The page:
Diplomats from these states – which are either predominantly Sunni or are ruled by Sunni minority governments – make no secret of the fact that their objective is not democracy and human rights in Syria, but the weakening of their Shia arch enemy, Iran. The aim is to destroy the Tehran-led "Shia axis of evil", which includes Syria, Hezbollah and Hamas.
Toppling Assad and his Shia-Alawite minority government would spell the end of this axis – or so the theory goes. If this were to happen, Nuri Maliki's Shia minority government in Iraq would not be able to survive.
All other prospects for Syria are bleak too. Both the harmful confrontation in the UN Security Council and the escalation of violence in Syria itself makes it seem highly unlikely – at least at present – that any effective help will come from outside the country.
Moscow's "diplomatic initiative" to end the violent conflict within Syria failed before Russian Foreign Minister Sergey Lavrov even touched down in Damascus. After all, Russia is not an acceptable partner or mediator in the eyes of the Syrian opposition, at the latest since the country's veto of the resolution in the Security Council.
Lavrov might have been able to impress at least parts of the opposition by announcing the immediate and complete stop of all weapons deliveries to Syria. Instead, the Russian foreign minister only sent out signals of support for Assad, at least during all his public appearances in Damascus.
Even Chinese diplomats are unable to say what is supposed to come of Peking's declared efforts to find a "political solution to the conflict". It is also unclear what contribution the planned "Syria contact group" from Western and Arab countries and Turkey could make.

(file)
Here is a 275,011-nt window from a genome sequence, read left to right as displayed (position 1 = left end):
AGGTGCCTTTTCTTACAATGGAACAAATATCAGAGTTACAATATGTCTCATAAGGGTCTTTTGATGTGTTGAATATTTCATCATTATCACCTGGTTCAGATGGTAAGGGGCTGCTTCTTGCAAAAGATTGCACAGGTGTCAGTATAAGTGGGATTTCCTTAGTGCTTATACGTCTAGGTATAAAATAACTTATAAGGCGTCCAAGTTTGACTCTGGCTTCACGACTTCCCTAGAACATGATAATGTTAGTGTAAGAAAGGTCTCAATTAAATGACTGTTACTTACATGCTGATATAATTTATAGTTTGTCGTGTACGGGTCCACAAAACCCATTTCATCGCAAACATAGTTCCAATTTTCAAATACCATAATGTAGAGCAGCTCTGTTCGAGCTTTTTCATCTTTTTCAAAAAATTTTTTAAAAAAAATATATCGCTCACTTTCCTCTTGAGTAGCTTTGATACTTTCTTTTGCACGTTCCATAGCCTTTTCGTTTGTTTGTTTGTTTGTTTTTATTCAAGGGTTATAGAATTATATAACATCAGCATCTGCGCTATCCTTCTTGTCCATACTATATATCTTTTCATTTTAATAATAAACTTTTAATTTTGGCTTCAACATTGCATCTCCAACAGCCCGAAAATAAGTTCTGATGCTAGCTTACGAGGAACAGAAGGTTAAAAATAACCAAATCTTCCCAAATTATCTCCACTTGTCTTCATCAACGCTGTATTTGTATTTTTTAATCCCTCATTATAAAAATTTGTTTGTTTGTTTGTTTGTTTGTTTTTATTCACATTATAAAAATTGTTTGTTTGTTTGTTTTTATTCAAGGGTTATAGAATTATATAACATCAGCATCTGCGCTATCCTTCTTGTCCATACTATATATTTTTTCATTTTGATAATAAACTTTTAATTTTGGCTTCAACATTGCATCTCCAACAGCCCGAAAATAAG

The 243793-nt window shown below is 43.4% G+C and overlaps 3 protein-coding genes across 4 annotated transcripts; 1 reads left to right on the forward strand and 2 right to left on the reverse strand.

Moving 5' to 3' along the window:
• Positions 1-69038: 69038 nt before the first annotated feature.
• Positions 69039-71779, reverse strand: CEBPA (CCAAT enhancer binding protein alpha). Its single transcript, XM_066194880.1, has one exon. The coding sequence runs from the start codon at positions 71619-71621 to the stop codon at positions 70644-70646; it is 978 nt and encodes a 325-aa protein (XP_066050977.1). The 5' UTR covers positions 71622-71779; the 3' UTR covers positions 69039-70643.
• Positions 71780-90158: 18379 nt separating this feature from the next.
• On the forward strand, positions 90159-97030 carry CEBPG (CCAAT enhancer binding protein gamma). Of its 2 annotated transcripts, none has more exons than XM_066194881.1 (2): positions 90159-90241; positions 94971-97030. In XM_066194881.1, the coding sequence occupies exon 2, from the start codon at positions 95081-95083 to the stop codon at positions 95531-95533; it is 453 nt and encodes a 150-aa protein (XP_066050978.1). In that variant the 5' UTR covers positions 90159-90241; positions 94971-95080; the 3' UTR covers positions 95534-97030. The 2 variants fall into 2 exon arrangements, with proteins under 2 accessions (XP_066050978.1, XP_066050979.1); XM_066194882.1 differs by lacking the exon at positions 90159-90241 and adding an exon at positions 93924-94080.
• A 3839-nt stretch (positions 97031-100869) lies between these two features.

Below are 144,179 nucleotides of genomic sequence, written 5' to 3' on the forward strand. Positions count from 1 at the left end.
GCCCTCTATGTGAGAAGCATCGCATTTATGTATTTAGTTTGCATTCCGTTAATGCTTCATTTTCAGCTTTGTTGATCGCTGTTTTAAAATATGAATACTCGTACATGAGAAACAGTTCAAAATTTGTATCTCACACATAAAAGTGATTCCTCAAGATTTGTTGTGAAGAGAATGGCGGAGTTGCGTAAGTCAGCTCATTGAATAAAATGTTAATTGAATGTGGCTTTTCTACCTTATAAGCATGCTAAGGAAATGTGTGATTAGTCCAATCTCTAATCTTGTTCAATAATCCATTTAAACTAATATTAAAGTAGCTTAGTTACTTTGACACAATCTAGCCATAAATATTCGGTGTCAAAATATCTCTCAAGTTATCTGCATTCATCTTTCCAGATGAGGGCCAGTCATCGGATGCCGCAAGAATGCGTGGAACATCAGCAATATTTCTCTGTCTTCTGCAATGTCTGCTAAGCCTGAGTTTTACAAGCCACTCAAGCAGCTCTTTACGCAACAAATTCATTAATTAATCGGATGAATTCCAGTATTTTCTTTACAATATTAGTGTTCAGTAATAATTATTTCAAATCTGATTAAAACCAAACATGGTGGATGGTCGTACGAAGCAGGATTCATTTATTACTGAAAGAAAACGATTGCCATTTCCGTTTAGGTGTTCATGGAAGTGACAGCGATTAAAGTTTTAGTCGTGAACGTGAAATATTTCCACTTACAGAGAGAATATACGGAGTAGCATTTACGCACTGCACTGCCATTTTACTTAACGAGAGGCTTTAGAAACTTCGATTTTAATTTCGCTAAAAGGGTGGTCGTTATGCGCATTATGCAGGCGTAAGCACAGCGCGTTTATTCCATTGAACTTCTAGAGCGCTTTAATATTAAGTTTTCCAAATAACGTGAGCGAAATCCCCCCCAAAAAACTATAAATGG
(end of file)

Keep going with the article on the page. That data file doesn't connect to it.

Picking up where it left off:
Braced for further sanctions
The imposition of even tougher sanctions against Syria, a move being considered by the EU, is unlikely to impress Assad very much. His regime and that of his father were politically and economically isolated from the West for several decades and even from some Arab states for a time. It is used to such conditions.
The likelihood of the regime imploding is also marginal. Assad's main bastions of support are the Baath Party, the various secret services and the armed forces with over 420,000 soldiers. So far, only several thousand soldiers have deserted and some of these deserters are now fighting against the regime in the "Free Syrian Army". Assad can rely on his generals; they either come from his clan or were hand-picked for their jobs.
The generals or their relations have very close business ties with the regime. Their future depends on the survival of the regime that they are defending. This is why everything points to a further escalation of the civil war in Syria, a civil war that will last much longer and result in more deaths than was the case in Libya last year. What's more, its outcome is anything but certain.
© Qantara.de 2012
Andreas Zumach was born in 1954 and is the taz newspaper's UN correspondent in Geneva. He is a qualified economist, journalist and social worker. His most recent book, Die kommenden Kriege (The upcoming wars), was published by Verlag Kiepenheuer & Witsch.
Translated from the German by Aingeal Flanagan
Editor: Lewis Gropp/Qantara.de